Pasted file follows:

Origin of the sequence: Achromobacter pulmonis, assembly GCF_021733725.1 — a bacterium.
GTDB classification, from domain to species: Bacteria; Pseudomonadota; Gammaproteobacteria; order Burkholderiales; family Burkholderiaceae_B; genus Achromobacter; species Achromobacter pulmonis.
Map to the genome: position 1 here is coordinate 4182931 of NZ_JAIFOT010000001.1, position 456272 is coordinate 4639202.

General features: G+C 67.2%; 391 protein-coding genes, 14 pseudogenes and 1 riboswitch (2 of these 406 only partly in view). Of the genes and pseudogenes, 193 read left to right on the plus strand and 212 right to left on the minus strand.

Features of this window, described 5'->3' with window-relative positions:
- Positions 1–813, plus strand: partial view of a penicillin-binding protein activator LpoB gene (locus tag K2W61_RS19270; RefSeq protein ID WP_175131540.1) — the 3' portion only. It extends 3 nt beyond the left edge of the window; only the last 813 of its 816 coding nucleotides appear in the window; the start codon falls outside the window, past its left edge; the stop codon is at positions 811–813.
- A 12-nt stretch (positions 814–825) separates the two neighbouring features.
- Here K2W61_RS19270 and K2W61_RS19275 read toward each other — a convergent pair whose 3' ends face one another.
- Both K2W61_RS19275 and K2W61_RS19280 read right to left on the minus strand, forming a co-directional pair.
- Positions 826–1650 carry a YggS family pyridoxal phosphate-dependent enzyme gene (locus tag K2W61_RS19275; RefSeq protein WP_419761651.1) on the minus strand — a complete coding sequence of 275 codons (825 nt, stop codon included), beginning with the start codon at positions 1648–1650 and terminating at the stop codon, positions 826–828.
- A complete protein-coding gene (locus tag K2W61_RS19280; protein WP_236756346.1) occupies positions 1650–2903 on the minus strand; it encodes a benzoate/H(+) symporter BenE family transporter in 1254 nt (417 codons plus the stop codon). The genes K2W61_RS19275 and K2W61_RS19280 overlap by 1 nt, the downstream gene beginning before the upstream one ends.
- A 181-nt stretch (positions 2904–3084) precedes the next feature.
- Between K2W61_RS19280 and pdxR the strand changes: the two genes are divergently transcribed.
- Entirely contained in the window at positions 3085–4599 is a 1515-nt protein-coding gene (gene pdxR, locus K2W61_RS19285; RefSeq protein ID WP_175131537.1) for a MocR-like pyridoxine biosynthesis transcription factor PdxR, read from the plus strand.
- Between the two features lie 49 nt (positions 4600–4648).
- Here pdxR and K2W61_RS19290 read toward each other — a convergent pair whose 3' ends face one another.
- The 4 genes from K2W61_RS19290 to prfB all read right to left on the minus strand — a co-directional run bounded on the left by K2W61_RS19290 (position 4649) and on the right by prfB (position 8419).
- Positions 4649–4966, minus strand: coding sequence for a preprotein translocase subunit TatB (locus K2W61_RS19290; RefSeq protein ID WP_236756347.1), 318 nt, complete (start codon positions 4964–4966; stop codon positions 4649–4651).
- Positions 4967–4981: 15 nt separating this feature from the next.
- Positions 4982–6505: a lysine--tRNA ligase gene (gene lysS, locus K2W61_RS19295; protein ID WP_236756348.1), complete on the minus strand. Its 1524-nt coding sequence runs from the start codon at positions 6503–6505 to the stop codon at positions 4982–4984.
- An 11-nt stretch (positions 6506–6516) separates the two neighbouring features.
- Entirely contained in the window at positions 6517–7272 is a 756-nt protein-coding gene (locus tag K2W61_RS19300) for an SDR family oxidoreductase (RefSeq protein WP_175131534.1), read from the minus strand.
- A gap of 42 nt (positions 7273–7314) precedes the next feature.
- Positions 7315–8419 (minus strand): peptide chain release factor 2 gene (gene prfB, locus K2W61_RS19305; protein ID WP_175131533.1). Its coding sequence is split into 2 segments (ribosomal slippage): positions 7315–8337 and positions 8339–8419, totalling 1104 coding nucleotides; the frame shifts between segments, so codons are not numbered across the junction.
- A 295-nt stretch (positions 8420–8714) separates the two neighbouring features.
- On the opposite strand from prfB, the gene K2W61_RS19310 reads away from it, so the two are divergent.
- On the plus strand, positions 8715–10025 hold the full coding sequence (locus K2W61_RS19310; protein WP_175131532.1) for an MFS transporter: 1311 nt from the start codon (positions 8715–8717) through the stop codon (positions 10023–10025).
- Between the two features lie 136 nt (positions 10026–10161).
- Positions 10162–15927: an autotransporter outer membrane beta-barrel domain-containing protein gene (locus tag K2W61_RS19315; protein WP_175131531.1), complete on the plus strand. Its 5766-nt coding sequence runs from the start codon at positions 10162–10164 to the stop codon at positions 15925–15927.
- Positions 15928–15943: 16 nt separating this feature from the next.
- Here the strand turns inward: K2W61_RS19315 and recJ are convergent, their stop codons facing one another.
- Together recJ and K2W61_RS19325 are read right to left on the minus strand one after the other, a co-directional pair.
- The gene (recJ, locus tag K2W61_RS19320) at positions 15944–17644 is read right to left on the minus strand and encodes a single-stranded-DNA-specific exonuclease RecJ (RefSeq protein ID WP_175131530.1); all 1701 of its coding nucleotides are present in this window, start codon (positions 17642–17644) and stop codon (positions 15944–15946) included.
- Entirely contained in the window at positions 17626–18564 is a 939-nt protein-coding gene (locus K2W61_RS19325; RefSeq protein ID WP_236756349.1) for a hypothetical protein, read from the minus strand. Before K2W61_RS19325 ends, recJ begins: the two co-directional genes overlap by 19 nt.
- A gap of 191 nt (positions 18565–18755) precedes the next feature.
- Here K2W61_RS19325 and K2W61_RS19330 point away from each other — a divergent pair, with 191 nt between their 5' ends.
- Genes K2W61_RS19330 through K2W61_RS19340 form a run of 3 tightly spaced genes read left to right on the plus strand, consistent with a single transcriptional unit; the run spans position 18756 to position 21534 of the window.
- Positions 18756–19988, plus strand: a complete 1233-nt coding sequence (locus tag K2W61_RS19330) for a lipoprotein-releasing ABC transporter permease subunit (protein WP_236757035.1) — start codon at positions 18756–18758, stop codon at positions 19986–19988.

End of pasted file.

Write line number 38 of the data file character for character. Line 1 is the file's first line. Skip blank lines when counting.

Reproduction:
- Positions 18756–19988, plus strand: a complete 1233-nt coding sequence (locus tag K2W61_RS19330) for a lipoprotein-releasing ABC transporter permease subunit (protein WP_236757035.1) — start codon at positions 18756–18758, stop codon at positions 19986–19988.